The opening line of Spike Milligan’s humorous novel Puckoon said that the town was located several and a half metric miles north east of Sligo. Milligan knew that such spurious accuracy would draw a whimsical smile from the reader who appreciates the absurdity of registering the half mile in a measurement where one did not know the total mileage.
Yet many organisations replicate this absurdity every day in their management reports. They are not deliberately setting out to deceive or to be humorous. However, it derives from a belief that the reality of a situation is best seen in numbers and the more the better. People will even make up numbers to add weight to their arguments as in “We have a better than 50-50 chance…” or “I am 90% certain that we will win the case”.
There is a danger that measures are chosen based on availability rather than significance.
The classic example of spurious accuracy is the story of the tour guide who described a castle as being 1006 years old because he was told that it was 1000 years old when he started his job six years earlier.
Again, the example is given to show a point in a humorous way. It is difficult not to be amused at the naivety of the guide. However, what happens when that approach occurs in so-called well managed organisations. Take for example the banks prior to the collapse. Their financial reports were capable of measuring accounts to the nearest thousand but the errors in their valuations ran into the hundreds of millions.
There are three main problems with spurious accuracy. Firstly, it is misleading in the sense that it suggests a level of accuracy and control which does not exist. Employment costs are notoriously difficult to measure. A recent change in accounting standards requires that accruals should be made for annual leave outstanding at the end of a year. The same calculation should be made in respect of the accumulated redundancy entitlements for existing employees.
Data should be presented at the highest level appropriate to the level of management handling it to avoid senior management being bogged down in detail and different levels of management handling the same issues.
Secondly, spurious levels of accuracy draw the eye away from the real numbers. For instance, tracking the cost of medicines against budget has great face validity. For this reason, it is measured and reported on monthly. However, it is not clear that that it is the best or the most useful measure. Would it not be better to measure efficacy, wastage or obsolescence unless your priority was only to focus on budgetary performance. There is a danger that measures are chosen based on availability rather than significance.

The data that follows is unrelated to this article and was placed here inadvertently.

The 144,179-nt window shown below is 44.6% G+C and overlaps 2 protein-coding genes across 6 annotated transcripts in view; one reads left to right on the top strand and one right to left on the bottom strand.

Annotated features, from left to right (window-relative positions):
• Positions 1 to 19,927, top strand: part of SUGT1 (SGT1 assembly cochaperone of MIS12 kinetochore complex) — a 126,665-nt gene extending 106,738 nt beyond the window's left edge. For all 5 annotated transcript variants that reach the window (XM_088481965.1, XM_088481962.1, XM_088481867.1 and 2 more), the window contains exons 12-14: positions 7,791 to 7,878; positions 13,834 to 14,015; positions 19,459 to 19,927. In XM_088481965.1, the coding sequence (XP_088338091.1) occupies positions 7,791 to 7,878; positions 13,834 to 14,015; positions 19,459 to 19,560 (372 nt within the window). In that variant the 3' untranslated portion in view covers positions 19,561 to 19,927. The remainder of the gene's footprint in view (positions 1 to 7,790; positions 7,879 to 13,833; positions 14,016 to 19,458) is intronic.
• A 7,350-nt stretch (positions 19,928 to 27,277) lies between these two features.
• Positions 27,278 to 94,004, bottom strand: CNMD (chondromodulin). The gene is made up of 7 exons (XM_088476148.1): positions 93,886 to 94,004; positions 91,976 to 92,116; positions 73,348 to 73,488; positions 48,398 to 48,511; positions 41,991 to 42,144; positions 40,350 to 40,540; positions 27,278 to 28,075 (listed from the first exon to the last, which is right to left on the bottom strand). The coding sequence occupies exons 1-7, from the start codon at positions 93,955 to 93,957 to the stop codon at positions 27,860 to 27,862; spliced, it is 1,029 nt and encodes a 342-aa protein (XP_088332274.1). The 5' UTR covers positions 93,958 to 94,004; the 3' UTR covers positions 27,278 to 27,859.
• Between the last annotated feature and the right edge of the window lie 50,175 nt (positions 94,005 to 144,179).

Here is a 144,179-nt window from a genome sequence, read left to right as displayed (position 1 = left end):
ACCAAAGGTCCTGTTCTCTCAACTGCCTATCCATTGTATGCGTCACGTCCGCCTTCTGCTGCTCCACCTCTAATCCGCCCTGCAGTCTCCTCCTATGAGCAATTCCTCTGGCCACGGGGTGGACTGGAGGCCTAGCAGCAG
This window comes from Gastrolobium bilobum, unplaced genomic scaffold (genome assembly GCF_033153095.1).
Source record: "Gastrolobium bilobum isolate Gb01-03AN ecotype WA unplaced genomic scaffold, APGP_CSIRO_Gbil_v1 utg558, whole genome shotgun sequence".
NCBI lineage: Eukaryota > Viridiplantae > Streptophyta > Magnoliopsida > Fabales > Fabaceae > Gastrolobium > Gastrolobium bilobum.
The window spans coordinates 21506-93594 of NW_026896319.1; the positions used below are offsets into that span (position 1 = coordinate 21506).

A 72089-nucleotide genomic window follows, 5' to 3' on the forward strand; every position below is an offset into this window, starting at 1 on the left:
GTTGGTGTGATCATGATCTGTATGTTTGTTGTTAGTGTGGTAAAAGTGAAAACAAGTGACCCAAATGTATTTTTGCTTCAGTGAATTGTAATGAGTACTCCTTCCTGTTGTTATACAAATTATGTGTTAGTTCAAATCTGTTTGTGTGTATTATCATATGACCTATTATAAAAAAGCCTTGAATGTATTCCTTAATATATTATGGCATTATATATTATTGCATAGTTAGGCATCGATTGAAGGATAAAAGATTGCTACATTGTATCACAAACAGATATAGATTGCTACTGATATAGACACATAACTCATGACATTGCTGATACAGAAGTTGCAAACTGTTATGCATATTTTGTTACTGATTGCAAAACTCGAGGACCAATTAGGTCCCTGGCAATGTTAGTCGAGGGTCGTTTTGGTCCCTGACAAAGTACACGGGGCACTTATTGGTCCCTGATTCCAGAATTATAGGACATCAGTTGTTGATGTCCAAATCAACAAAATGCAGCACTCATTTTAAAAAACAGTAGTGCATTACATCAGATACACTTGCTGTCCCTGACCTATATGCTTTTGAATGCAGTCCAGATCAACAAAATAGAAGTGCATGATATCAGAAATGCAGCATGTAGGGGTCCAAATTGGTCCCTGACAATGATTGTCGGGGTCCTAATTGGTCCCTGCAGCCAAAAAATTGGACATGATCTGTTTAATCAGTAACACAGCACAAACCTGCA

The third problem is the most serious and it has to do with management focus. It is best summed up in the maxim of being unable to see the wood for the trees. Take for example a report to the Board containing a sum for expenditure such as €1,713,346 (compared to €1,691,764 in the previous year). It is not immediately obvious whether or not there is a problem. The Board member has to do a number of calculations, any of which could result in a miscalculation, to derive meaning from that data.
In fact, there is a possibility that the Board member is deliberately being given too much data so that it is impossible for him or her to easily decipher what is going on. As a general rule, from a management pint of view, accuracy levels that go beyond four digits involve a level of precision which they are incapable of addressing. Given that a cup of rice contains up to 10,000 grains, levels of accuracy in excess of four digits is equivalent to an extra grain of rice in a cup and is meaningless.
Management controls, whether headcount, budget, infection rates etc. should be based on four criteria. Relevance: whether or not it is necessary for the performance of duties. Accuracy: the data should only be presented at the level at which there can be confidence in its accuracy. Relativity: absolute numbers are fairly meaningless unless compared to appropriate benchmarks such as annual targets, last year’s data, other departments etc. Significance: Data should be presented at the highest level appropriate to the level of management handling it to avoid senior management being bogged down in detail and different levels of management handling the same issues.